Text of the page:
[G.R. No. 7946. March 9, 1914. ]
THE CITY OF MANILA, Plaintiff-Appellant, v. SATURNINA RIZAL, Defendant-Appellee.
Solicitor-General Harvey for Appellant.
Felipe Agoncillo for Appellee.
1. MUNICIPAL CORPORATIONS; CITY OF MANILA; VIOLATION OF A MUNICIPAL ORDINANCE. — Criminal actions wherein the accused are charged with violations of a municipal ordinance of the city of Manila, for which punishment by fine or imprisonment is prescribed, must be brought in the name of the United States and not in the name of the city of Manila.
D E C I S I O N
The defendant in this case was convicted in the municipality court of the city of Manila of a violation of a municipal ordinance against gambling, and appealed to the Court of First Instance of Manila. In that court a demurrer to the information was sustained on the ground that the action was brought in the name of the city of Manila, and not in the name of the United States as requited by the provisions of section 2 of General Orders, No. 58. This is an appeal on behalf of the Government from the order sustaining the demurrer.
The only question before us is whether prosecutions charging violations of the municipal ordinances of the city of Manila, for which punishment by fine or imprisonment is prescribed, may be brought in the name of the city of Manila. This jurisdiction must be answered in the negative. Section 2 of General Orders, No. 58, provides that in this jurisdiction "all prosecutions for public offenses shall be in the same of the United States against the persons charged with the offenses." Violations of municipal ordinances for which punishment by fine or imprisonment is lawfully prescribed are, in our opinion, public offenses as that term is used in the above-cited section of the order, and prosecutions for such violations of municipal ordinances must therefore be instituted in the name of the United States. (Santa Barbara v. Sherman, 61 Cal., 57; City of Brownville v. Cook, 4 Neb. 101.)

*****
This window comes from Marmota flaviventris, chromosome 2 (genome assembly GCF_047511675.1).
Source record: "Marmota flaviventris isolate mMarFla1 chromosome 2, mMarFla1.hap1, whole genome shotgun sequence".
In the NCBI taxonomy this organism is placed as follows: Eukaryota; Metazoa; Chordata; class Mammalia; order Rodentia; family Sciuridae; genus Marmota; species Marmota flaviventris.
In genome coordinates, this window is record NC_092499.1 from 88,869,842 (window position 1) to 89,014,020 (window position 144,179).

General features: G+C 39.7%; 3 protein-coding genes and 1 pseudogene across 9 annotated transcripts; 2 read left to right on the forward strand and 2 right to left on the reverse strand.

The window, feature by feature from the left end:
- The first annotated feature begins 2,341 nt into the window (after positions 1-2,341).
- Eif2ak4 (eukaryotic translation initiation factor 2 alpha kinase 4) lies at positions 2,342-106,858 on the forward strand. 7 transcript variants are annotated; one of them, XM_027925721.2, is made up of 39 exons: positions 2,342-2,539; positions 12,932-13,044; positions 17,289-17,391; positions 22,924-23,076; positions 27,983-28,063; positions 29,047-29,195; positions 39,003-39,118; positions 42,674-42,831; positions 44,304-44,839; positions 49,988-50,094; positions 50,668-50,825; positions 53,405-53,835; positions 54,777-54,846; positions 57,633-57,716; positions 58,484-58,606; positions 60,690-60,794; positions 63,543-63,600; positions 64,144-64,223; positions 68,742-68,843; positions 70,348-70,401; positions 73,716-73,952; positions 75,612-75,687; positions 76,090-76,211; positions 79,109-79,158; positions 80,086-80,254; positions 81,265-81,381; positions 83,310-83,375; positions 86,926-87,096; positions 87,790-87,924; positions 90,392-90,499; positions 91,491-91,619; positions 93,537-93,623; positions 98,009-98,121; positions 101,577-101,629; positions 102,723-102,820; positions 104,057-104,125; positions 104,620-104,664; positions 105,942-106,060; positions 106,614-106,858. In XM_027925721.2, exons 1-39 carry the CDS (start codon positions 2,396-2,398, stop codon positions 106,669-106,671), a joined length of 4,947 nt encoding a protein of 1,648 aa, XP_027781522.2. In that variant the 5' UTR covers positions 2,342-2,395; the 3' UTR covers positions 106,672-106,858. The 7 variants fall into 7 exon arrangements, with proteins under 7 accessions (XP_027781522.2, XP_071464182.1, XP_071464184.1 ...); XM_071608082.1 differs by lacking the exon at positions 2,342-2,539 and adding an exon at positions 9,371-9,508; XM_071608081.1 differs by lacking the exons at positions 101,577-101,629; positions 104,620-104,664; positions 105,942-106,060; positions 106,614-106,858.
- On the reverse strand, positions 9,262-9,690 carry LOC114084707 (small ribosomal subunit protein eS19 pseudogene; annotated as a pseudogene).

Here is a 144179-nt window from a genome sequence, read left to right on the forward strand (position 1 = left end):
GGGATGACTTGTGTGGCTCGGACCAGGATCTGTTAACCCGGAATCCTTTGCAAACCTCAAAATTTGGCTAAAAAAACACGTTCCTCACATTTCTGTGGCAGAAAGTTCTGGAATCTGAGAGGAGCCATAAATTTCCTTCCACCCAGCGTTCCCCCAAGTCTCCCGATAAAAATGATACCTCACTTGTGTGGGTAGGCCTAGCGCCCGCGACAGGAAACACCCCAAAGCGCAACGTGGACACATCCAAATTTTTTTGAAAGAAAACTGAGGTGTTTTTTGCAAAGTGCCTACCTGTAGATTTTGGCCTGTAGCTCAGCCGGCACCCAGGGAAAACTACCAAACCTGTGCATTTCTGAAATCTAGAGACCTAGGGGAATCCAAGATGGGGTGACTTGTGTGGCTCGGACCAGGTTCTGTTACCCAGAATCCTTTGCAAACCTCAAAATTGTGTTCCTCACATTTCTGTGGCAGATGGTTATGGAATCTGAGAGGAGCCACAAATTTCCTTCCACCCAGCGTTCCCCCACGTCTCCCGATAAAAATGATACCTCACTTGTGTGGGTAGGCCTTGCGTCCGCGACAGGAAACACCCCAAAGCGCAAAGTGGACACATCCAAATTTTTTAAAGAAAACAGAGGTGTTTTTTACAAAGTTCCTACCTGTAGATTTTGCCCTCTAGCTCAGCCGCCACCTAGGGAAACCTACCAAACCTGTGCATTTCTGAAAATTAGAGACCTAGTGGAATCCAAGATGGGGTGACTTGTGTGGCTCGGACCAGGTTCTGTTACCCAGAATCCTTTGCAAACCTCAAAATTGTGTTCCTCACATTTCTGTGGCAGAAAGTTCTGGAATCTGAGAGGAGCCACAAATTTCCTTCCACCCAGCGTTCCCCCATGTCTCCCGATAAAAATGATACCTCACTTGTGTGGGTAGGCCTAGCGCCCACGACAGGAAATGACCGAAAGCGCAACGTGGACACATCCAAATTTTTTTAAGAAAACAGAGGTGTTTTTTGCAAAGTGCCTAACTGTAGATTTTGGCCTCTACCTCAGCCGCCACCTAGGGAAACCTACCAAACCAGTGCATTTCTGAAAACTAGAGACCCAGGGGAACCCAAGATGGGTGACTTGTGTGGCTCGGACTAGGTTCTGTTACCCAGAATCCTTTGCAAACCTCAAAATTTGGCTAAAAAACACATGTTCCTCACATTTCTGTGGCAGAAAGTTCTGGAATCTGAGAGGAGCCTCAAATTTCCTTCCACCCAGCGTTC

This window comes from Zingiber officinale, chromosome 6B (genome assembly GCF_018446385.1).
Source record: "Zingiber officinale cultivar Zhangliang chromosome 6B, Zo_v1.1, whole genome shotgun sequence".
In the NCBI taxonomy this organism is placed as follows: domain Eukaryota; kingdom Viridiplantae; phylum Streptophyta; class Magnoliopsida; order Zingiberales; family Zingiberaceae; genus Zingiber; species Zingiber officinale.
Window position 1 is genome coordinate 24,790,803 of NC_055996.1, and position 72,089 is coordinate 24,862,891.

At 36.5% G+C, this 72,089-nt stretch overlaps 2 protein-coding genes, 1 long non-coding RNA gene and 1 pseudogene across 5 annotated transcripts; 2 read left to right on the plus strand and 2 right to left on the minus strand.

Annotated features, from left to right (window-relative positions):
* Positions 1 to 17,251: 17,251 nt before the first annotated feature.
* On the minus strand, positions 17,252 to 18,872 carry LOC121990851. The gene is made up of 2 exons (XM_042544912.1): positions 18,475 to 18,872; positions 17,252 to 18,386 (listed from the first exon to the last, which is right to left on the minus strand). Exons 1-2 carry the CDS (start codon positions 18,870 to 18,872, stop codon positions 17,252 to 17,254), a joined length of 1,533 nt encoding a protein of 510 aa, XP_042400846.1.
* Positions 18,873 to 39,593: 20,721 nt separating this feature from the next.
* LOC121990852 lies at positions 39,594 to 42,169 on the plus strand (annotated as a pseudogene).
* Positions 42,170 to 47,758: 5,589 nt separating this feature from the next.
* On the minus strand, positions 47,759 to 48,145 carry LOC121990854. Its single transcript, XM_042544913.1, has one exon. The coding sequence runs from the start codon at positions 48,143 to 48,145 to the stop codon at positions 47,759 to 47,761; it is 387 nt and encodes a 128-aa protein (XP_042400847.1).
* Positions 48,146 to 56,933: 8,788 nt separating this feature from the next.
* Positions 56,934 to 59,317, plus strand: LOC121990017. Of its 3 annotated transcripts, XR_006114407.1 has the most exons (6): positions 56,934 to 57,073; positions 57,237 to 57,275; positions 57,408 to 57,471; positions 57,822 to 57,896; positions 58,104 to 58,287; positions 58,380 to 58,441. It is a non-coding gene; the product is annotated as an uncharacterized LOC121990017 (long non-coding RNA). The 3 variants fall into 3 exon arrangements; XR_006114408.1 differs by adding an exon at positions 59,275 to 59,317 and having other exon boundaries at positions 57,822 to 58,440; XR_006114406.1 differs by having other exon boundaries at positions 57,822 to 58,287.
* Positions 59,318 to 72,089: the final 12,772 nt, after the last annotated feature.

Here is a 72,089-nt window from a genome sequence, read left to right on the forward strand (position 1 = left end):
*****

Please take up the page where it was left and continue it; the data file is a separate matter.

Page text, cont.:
The American cases on this point are digested in American Digest, volume 36, Municipal Corporations, section 1401, and in the American Digest, decennial edition, volume 14, Municipal Corporations, section 635. A review of the cases there cited discloses that the courts in a number of the States have held that constitutional provisions requiring all prosecutions to be i the name of the State do not preclude the legislature from authorizing a municipality to maintain actions in its own name for violations of its ordinances. The reasoning on which these decisions rest is indicated in the following extract from Dillon on Municipal Corporations (5th ed., sec. 746):jgc:chanrobles.com.ph
"The distinction between statute law and municipal by-laws has been pointed out, and the subject of concurrent prohibitions of the same act by the general law and by the local ordinances of a municipality treated in the chapter on Ordinances. The distinction is there drawn, and is to be observed, between acts not essentially criminal, relating to municipal police and regulation, and those intrinsically criminal, and which are made punishable as public offenses by the general laws of the State. The pecuniary penalties which are annexed to violations of the former class the legislature may, we think, authorize the corporations to enforce in its own name, by civil action or by complaint, and provision need not necessarily be made that they shall be prosecuted in the name of the people or of the State."cralaw virtua1aw library
But without discussing whether in any event the distinction thus drawn could properly be made in this jurisdiction, it is sufficient at this time to point out that there is no express authority granted the city of Manila in its charter to institute criminal actions in its own name, and that in this jurisdiction actions instituted to enforce penalties of fine or imprisonment prescribed for the violation of municipal ordinances are purely criminal actions and are in no sense civil in their nature.
The order sustaining the demurrer in the court below should be and is hereby affirmed, with the costs of this instance against the Appellant.
Arellano, C.J., Moreland, Trent and Araullo, JJ., concur.